707 N. Broadway
Baltimore, MD 21205
Dr. Frank S. Pidcock is Vice President of Rehabilitation at the Kennedy Krieger Institute and Director of the Pediatric Rehabilitation Division in the Department of Physical Medicine & Rehabilitation, Johns Hopkins Hospital and University School of Medicine. He is an associate professor of physical medicine and rehabilitation and an associate professor of pediatrics at Johns Hopkins University School of Medicine.
Dr. Pidcock attended the Johns Hopkins University before going on to medical school at the Hahnemann Medical College in Philadelphia, Pennsylvania, from which he graduated in 1977. His post-doctoral training includes a pediatric residency at Hahnemann University Hospital from 1979 to 1981, a developmental pediatrics fellowship at St. Christopher's Hospital for Children from 1979 to 1981 and a rehabilitation medicine residency at Thomas Jefferson University Hospital from 1991 to 1994.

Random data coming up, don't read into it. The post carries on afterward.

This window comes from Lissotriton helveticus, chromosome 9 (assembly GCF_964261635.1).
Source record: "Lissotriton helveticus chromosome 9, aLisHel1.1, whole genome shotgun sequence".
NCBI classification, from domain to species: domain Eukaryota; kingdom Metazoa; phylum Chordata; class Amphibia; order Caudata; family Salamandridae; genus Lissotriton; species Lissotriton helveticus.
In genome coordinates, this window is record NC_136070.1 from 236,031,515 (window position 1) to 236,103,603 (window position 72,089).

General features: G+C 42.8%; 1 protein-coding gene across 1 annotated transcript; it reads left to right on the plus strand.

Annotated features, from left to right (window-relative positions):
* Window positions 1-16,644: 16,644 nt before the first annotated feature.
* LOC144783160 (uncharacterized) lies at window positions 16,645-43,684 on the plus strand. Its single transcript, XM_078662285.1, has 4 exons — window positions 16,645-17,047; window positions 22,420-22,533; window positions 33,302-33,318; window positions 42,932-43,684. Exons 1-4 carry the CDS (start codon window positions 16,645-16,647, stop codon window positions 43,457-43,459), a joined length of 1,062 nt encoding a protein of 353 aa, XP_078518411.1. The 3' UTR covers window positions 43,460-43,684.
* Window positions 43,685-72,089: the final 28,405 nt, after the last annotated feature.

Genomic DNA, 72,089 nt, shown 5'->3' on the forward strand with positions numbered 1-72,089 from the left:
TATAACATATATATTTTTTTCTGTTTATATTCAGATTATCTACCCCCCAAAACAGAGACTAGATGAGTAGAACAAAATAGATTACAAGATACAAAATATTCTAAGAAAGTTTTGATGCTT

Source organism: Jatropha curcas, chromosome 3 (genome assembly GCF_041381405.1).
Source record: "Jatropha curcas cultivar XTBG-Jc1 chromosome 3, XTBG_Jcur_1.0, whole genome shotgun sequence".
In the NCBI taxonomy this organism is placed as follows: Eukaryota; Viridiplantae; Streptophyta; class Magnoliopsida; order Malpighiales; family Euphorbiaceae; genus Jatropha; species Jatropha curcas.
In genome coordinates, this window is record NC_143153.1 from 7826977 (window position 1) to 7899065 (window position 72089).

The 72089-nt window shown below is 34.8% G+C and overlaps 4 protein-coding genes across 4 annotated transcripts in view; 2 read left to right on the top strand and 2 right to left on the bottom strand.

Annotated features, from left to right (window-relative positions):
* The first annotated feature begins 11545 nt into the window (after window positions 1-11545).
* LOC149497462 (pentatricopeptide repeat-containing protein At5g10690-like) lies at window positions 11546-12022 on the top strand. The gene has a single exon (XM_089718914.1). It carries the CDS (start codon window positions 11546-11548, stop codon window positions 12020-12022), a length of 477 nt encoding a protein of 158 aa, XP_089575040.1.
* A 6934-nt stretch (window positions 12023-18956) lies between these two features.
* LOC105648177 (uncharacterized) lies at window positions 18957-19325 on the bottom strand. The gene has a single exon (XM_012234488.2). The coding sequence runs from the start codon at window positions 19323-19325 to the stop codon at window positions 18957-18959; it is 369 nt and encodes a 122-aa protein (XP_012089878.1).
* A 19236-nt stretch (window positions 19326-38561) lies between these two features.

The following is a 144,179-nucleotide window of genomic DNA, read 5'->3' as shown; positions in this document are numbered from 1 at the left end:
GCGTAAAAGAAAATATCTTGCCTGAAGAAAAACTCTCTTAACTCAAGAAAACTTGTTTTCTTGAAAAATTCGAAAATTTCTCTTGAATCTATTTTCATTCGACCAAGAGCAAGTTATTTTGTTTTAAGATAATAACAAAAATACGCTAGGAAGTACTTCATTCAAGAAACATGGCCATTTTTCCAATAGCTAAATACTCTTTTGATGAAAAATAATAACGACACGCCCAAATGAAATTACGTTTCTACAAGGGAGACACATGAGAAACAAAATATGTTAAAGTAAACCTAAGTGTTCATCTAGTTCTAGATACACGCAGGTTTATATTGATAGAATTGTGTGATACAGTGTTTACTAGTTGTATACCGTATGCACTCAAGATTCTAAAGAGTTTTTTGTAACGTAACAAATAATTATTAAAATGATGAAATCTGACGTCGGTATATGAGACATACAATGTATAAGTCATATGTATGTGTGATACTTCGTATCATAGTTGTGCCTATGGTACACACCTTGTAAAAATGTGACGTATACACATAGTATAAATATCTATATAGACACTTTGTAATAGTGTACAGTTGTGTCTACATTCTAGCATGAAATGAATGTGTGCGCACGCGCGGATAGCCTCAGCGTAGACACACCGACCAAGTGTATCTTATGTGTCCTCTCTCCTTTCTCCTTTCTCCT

Dr. Pidcock was the director of the pediatrics program at Children's Rehabilitation Hospital in Philadelphia from 1987 until 1991. After completing a residency in rehabilitation medicine in 1994, Dr. Pidcock joined the medical staff at the Kennedy Krieger Institute as the associate director of the pediatric rehabilitation program. Dr. Pidcock is an attending physician at both Johns Hopkins Hospital and Kennedy Krieger Children's Hospital. He is board certified in physical medicine and rehabilitation, pediatric rehabilitation medicine and pediatrics.
Dr. Pidcock is the medical director of the Kennedy Krieger Institute Constraint Induced Movement Therapy (CIMT) Program and the fellowship training program in pediatric rehabilitation medicine. He is on the medical advisory board of the Transverse Myelitis Association.
Dr. Pidcock's clinical research focuses on developing treatment and evaluation protocols for constraint induced movment therapy applied to children with hemiparesis. He also evaluates intervention strategies for children with spasticity, especially medicinal botulinum toxin injections.